As players move, the state of a game moves from one configuration to another. Think of a configuration as a marked-up tic-tac-toe board, or even just a number of sticks sitting on a table. In any given configuration, our solver considers all possible moves. After each move, it examines the resulting configuration and tries all possible moves from that configuration, and so on. In each configuration, the solver assumes that the player plays perfectly, that is, whenever possible the player will choose a move that forces a win.

This method (“exhaustive search”) is suitable only for very small games. Nobody would use it for a game like chess, for example. Nevertheless, variations of this idea are used successfully even for chess; the idea is to stop or “prune” the search before it goes too far. Many advanced pruning techniques have been developed for solving games, and if you wish, you are welcome to try them, but for this assignment, you don’t have to—exhaustive search works really well.

Basic data in the problem: Players and outcomes

Representation is the essence of programming. We start by describing basic representations for the essential facts we assume about each game:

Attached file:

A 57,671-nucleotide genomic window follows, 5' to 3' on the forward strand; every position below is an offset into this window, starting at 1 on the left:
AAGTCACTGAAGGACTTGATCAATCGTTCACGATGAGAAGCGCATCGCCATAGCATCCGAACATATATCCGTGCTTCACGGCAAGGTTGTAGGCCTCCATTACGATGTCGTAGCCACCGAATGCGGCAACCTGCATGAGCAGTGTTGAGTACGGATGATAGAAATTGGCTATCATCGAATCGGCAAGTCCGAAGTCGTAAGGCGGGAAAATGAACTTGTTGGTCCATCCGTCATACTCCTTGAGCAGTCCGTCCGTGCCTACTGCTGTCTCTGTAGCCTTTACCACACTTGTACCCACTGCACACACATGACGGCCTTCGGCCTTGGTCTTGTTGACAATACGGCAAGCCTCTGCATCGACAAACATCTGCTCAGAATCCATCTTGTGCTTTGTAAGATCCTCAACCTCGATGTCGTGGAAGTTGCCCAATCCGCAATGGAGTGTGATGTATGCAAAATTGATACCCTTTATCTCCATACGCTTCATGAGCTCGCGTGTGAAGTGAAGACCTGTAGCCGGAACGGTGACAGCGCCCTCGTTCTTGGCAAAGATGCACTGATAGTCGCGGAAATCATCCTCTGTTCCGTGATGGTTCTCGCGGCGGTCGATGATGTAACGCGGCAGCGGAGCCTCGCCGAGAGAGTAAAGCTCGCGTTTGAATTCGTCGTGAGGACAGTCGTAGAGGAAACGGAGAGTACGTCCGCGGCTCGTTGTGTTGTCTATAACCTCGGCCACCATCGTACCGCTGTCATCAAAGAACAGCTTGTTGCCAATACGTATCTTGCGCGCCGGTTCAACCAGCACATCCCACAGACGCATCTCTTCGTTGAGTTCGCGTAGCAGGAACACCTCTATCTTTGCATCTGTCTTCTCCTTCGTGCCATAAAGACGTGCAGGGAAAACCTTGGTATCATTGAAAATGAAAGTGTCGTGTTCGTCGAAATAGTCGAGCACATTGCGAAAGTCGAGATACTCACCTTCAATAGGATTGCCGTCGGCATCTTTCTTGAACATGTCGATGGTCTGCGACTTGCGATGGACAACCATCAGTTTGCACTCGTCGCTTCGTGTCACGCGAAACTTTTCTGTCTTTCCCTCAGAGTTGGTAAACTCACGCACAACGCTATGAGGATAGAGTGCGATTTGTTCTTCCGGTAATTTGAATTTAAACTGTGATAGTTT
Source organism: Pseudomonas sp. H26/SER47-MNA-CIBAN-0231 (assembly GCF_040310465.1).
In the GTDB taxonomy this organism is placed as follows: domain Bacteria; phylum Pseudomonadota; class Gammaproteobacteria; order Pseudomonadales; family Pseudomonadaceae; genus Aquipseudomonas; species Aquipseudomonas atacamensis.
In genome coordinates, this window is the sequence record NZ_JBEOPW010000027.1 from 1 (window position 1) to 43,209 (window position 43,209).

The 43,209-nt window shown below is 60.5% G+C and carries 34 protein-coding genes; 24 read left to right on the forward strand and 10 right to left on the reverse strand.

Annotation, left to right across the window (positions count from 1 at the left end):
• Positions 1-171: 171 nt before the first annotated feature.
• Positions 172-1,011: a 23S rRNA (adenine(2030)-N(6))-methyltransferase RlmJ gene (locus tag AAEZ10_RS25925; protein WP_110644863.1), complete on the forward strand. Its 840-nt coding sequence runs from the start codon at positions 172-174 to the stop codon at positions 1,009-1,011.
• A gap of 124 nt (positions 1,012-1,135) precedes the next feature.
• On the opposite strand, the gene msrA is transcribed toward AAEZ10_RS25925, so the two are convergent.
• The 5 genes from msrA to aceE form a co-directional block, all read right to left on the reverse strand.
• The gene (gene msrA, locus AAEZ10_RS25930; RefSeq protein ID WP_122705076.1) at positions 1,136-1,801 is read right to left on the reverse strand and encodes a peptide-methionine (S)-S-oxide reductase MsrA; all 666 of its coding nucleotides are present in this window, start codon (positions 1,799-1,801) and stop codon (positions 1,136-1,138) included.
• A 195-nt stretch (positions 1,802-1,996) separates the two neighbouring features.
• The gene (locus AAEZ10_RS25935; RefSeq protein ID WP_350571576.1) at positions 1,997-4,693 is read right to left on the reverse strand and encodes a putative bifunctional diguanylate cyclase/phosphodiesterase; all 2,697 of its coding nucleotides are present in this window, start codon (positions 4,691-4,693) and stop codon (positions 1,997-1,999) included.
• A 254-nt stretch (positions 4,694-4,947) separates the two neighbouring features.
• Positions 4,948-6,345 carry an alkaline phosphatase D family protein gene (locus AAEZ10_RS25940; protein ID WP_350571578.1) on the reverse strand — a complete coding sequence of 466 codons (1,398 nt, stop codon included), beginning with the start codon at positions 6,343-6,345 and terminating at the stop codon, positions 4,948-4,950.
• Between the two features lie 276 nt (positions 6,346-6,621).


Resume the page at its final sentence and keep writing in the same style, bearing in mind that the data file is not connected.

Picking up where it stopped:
The representations of these central concepts are exposed, not abstract. They are given by the signature PLAYER:

signature PLAYER = sig
  datatype player  = X | O    (* 2 players called X and O *)
  datatype outcome = WINS of player | TIE

                             (* Returns the other player *)
  val otherplayer : player -> player

  val toString    : player -> string 

  val outcomeToString : outcome -> string
end

The signature PLAYER also includes some functions that compute with players and outcomes. Here’s the implementation of signature PLAYER in a structure called Player.

structure Player :> PLAYER = struct
  datatype player  = X | O
  datatype outcome = WINS of player | TIE

  fun otherplayer X = O
    | otherplayer O = X

  fun toString X = "X"
    | toString O = "O"

  fun outcomeToString TIE = "a tie"